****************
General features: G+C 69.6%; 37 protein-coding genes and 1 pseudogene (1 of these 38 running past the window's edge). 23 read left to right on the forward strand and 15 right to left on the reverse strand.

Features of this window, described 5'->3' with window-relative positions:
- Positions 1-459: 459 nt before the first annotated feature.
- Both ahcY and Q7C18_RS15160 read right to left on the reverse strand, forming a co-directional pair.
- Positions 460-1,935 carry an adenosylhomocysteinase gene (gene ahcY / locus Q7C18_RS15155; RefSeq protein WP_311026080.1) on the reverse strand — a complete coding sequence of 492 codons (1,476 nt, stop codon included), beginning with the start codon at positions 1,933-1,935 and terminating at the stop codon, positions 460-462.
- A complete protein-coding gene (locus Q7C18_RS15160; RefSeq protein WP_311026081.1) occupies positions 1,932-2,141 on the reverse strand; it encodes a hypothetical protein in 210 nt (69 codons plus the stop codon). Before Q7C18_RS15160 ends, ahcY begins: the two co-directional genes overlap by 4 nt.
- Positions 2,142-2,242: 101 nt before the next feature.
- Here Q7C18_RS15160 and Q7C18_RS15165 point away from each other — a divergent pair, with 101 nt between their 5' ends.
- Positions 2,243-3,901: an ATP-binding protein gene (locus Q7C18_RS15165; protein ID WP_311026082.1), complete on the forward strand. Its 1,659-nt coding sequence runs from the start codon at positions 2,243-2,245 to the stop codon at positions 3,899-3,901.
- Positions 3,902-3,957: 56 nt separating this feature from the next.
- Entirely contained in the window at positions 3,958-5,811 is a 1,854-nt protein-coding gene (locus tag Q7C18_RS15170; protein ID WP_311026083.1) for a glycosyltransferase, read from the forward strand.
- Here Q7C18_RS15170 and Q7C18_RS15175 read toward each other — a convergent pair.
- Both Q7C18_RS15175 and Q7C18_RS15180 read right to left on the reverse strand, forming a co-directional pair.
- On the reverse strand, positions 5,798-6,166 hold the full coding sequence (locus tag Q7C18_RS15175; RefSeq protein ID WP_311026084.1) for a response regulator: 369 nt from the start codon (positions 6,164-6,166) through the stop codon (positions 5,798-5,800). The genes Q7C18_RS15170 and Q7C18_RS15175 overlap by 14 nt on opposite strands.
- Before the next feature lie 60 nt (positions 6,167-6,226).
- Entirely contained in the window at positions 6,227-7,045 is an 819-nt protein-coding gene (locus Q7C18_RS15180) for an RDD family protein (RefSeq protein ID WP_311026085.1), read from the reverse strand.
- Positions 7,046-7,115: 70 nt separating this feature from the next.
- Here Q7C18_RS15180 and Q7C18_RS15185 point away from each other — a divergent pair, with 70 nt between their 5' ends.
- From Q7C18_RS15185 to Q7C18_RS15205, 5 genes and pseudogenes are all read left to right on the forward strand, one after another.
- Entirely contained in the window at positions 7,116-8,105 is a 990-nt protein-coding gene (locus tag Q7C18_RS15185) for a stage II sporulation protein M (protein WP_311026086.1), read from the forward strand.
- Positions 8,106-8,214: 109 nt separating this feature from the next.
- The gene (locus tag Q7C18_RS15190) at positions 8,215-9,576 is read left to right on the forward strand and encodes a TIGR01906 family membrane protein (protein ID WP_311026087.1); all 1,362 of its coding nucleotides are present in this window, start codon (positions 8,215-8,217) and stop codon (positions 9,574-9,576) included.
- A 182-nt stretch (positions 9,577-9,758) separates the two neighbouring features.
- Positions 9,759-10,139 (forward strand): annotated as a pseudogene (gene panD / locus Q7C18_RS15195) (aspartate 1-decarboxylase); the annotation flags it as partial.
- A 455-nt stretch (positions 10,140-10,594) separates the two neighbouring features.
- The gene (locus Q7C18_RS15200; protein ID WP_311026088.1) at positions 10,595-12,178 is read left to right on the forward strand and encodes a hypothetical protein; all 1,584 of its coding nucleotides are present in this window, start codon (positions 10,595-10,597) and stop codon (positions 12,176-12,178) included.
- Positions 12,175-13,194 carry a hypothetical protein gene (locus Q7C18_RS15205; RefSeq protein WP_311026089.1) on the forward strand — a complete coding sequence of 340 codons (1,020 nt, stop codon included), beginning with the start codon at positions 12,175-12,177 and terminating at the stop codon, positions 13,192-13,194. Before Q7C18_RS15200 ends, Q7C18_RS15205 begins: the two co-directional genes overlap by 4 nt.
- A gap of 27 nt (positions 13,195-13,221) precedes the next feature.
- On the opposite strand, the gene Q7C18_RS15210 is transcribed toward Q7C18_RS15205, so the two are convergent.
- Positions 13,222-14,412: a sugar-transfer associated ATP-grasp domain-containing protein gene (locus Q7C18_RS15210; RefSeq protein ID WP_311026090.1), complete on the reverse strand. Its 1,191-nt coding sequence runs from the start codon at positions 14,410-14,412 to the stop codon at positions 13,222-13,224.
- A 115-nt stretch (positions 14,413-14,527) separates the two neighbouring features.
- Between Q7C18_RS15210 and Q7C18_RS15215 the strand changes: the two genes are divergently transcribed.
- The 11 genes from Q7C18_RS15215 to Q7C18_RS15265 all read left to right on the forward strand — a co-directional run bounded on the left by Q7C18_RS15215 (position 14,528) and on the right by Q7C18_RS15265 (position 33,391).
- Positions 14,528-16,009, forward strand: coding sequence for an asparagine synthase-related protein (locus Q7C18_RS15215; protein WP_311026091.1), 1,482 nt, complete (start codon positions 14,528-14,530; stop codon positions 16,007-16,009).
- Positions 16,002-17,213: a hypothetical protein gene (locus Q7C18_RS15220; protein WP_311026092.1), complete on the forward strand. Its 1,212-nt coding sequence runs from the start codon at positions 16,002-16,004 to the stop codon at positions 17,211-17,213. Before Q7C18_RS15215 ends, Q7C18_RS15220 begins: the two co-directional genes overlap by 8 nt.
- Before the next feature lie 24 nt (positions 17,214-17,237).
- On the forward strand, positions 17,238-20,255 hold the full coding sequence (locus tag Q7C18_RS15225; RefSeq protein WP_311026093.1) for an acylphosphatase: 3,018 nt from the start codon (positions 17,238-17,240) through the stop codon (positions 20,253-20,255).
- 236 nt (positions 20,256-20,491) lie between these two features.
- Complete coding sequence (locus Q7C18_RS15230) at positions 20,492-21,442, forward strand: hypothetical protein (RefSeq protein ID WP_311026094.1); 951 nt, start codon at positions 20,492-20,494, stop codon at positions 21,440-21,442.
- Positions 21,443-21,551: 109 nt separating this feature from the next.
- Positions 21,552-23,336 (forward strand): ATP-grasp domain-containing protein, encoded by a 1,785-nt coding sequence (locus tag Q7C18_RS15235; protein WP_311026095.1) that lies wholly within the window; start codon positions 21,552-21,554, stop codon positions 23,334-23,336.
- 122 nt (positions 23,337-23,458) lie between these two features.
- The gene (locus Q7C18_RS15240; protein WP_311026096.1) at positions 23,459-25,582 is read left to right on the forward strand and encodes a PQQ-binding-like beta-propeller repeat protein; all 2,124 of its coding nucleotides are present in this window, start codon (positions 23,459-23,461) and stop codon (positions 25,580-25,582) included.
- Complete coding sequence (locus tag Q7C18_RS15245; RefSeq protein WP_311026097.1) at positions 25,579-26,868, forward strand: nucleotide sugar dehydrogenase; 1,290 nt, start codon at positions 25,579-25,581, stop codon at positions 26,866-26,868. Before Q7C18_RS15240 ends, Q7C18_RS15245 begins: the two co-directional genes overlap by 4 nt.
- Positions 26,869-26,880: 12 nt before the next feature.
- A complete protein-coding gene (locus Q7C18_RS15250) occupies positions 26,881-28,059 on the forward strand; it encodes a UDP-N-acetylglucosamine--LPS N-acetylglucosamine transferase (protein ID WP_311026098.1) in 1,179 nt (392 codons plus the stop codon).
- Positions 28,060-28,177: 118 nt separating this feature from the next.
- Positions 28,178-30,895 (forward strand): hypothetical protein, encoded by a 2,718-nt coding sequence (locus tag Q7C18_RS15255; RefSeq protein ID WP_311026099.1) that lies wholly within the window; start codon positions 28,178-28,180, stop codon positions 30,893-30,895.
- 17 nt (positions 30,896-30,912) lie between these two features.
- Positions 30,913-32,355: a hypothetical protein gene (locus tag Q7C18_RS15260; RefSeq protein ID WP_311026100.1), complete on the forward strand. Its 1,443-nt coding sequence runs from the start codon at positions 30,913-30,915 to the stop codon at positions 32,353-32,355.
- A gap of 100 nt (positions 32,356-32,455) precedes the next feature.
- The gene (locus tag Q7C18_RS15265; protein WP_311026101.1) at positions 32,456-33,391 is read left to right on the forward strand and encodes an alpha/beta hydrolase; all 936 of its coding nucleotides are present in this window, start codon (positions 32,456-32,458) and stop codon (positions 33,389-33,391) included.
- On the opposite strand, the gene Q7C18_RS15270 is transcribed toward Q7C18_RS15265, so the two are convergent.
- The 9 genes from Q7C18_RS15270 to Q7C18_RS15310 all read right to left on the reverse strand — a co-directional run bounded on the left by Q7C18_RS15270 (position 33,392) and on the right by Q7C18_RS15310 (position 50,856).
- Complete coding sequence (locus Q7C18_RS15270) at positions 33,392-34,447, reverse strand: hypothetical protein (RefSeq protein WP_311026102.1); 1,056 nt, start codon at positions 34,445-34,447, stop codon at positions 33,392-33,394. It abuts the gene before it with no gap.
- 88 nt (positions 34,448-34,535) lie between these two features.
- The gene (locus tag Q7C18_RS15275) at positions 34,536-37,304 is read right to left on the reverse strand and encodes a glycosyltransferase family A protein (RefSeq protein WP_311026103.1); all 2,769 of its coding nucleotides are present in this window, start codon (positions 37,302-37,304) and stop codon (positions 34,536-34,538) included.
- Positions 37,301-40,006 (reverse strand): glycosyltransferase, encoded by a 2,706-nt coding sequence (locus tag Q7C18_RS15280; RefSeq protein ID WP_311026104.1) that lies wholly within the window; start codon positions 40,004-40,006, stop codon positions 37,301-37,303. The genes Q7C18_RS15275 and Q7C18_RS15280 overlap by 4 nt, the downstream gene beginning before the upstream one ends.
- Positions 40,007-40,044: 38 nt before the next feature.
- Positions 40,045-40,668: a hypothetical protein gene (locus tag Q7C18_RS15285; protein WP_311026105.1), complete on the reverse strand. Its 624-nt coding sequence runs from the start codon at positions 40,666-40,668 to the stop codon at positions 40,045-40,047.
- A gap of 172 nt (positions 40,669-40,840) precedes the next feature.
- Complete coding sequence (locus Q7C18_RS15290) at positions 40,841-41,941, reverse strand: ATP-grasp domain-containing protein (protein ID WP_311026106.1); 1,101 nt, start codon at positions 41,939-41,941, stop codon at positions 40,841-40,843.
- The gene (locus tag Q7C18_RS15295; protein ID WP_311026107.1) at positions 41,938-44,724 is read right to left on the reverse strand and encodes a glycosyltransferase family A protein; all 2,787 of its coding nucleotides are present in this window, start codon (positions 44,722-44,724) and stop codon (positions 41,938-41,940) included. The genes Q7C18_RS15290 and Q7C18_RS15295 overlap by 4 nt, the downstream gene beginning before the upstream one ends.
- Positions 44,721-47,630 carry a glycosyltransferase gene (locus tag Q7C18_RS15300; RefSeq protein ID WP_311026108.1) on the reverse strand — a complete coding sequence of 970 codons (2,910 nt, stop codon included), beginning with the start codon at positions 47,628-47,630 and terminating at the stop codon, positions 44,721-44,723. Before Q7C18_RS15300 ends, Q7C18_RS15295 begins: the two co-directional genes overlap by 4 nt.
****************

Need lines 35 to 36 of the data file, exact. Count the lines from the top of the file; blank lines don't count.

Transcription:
- Positions 16,002-17,213: a hypothetical protein gene (locus Q7C18_RS15220; protein WP_311026092.1), complete on the forward strand. Its 1,212-nt coding sequence runs from the start codon at positions 16,002-16,004 to the stop codon at positions 17,211-17,213. Before Q7C18_RS15215 ends, Q7C18_RS15220 begins: the two co-directional genes overlap by 8 nt.
- Before the next feature lie 24 nt (positions 17,214-17,237).